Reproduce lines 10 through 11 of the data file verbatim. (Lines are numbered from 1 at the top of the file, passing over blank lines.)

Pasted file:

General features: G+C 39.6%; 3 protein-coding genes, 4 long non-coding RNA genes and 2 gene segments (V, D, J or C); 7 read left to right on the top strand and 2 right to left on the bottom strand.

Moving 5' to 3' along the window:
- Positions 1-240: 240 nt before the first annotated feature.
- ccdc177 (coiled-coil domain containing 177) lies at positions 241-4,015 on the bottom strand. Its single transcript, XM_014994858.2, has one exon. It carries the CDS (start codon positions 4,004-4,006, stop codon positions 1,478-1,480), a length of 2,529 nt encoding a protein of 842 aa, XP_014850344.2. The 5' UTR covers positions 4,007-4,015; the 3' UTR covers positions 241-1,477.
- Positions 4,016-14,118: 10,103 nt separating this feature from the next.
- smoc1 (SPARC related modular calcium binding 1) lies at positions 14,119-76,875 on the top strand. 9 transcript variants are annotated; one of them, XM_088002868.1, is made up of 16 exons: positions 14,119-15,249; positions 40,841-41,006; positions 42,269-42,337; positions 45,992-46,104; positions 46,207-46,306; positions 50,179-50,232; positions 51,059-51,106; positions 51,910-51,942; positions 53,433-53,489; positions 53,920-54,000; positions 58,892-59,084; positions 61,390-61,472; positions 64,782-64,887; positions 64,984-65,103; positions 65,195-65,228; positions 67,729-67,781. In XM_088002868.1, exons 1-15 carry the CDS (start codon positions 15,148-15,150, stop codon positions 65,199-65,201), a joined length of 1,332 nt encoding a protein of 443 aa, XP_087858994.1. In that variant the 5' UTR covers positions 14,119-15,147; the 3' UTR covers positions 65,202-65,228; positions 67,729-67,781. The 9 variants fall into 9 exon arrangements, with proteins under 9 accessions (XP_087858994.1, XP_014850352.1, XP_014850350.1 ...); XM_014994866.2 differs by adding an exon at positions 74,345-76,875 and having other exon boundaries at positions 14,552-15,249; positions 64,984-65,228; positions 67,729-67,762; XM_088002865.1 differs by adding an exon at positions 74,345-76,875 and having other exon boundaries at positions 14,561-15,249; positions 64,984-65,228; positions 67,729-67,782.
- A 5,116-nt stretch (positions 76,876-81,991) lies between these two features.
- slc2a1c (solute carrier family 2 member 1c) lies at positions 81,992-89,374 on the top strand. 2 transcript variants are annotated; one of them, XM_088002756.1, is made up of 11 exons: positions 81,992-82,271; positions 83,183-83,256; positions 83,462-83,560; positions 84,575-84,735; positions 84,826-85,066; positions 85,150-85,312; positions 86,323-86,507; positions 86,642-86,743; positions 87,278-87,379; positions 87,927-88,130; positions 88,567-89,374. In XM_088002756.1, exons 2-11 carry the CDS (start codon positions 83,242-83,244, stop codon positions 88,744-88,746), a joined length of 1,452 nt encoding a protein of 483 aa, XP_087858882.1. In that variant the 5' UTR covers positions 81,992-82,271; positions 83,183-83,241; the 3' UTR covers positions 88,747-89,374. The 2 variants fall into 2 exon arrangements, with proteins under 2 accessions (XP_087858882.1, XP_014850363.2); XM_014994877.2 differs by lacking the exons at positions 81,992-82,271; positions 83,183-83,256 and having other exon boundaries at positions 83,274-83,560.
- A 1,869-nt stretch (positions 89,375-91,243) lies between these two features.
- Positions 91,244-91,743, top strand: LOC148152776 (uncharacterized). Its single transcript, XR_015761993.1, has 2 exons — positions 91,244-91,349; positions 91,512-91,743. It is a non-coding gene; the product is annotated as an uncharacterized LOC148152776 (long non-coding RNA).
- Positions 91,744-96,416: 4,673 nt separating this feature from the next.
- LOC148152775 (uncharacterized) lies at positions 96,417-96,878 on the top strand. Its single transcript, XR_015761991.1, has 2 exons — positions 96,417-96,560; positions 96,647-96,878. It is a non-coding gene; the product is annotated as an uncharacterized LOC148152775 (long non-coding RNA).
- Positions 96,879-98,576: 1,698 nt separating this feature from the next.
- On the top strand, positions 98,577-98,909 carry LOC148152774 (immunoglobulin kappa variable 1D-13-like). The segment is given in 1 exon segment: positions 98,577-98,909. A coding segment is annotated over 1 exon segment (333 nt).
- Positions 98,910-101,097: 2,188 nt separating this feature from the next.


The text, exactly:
- Positions 91,244-91,743, top strand: LOC148152776 (uncharacterized). Its single transcript, XR_015761993.1, has 2 exons — positions 91,244-91,349; positions 91,512-91,743. It is a non-coding gene; the product is annotated as an uncharacterized LOC148152776 (long non-coding RNA).
- Positions 91,744-96,416: 4,673 nt separating this feature from the next.